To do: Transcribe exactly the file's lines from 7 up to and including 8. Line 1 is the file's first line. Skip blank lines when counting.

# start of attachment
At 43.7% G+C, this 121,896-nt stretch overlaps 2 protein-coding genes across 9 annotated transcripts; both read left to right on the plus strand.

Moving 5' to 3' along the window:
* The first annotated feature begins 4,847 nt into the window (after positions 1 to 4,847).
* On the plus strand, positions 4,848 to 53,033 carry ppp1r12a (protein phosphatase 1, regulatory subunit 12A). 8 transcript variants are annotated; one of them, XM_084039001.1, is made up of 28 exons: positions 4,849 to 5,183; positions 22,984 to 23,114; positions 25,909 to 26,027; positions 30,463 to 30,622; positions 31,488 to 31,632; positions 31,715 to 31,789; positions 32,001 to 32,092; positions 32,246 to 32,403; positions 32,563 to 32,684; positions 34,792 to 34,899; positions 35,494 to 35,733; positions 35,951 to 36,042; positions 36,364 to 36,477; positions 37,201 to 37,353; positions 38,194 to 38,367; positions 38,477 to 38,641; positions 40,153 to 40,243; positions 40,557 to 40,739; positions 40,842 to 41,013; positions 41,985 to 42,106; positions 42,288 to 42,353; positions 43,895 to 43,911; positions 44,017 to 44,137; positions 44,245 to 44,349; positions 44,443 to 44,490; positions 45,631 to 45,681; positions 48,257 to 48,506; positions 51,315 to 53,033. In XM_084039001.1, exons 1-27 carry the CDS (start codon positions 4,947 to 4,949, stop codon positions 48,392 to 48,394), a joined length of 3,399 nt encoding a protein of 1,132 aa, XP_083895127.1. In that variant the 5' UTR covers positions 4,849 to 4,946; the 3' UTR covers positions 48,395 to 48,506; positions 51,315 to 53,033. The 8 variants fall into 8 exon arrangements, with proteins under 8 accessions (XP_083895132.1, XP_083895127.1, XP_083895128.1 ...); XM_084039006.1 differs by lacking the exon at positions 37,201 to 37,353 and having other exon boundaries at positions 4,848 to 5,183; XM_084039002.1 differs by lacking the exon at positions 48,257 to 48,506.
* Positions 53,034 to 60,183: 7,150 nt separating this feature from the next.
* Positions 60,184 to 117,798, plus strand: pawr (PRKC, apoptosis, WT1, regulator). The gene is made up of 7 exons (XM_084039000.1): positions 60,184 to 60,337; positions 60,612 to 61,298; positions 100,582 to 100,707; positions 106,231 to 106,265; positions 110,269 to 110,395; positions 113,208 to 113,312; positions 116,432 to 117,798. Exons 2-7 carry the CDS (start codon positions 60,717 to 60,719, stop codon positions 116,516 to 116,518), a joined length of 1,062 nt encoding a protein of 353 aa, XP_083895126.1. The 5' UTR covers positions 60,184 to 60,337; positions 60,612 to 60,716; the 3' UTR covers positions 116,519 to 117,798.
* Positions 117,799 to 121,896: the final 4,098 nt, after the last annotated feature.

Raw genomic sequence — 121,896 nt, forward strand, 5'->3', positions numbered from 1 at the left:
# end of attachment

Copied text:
* Positions 117,799 to 121,896: the final 4,098 nt, after the last annotated feature.

Raw genomic sequence — 121,896 nt, forward strand, 5'->3', positions numbered from 1 at the left: